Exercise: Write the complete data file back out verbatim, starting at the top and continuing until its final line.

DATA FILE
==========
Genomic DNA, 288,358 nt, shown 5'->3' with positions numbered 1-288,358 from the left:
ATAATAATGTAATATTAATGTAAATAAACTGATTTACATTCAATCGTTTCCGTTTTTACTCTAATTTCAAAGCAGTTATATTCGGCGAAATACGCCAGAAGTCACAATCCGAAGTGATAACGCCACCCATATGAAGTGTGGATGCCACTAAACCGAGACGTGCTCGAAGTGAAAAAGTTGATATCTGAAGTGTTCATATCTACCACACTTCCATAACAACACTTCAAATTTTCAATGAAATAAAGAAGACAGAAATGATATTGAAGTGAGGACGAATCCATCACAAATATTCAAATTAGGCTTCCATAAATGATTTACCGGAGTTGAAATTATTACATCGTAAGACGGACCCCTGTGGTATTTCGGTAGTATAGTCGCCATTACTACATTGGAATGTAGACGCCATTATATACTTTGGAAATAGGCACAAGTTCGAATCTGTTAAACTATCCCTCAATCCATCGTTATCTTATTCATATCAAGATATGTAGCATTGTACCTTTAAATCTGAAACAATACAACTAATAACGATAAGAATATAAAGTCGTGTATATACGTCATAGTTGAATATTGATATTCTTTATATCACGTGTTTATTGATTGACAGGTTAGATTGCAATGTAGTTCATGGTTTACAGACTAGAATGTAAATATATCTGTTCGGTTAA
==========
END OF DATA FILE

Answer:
Genomic DNA, 288,358 nt, shown 5'->3' with positions numbered 1-288,358 from the left:
ATAATAATGTAATATTAATGTAAATAAACTGATTTACATTCAATCGTTTCCGTTTTTACTCTAATTTCAAAGCAGTTATATTCGGCGAAATACGCCAGAAGTCACAATCCGAAGTGATAACGCCACCCATATGAAGTGTGGATGCCACTAAACCGAGACGTGCTCGAAGTGAAAAAGTTGATATCTGAAGTGTTCATATCTACCACACTTCCATAACAACACTTCAAATTTTCAATGAAATAAAGAAGACAGAAATGATATTGAAGTGAGGACGAATCCATCACAAATATTCAAATTAGGCTTCCATAAATGATTTACCGGAGTTGAAATTATTACATCGTAAGACGGACCCCTGTGGTATTTCGGTAGTATAGTCGCCATTACTACATTGGAATGTAGACGCCATTATATACTTTGGAAATAGGCACAAGTTCGAATCTGTTAAACTATCCCTCAATCCATCGTTATCTTATTCATATCAAGATATGTAGCATTGTACCTTTAAATCTGAAACAATACAACTAATAACGATAAGAATATAAAGTCGTGTATATACGTCATAGTTGAATATTGATATTCTTTATATCACGTGTTTATTGATTGACAGGTTAGATTGCAATGTAGTTCATGGTTTACAGACTAGAATGTAAATATATCTGTTCGGTTAA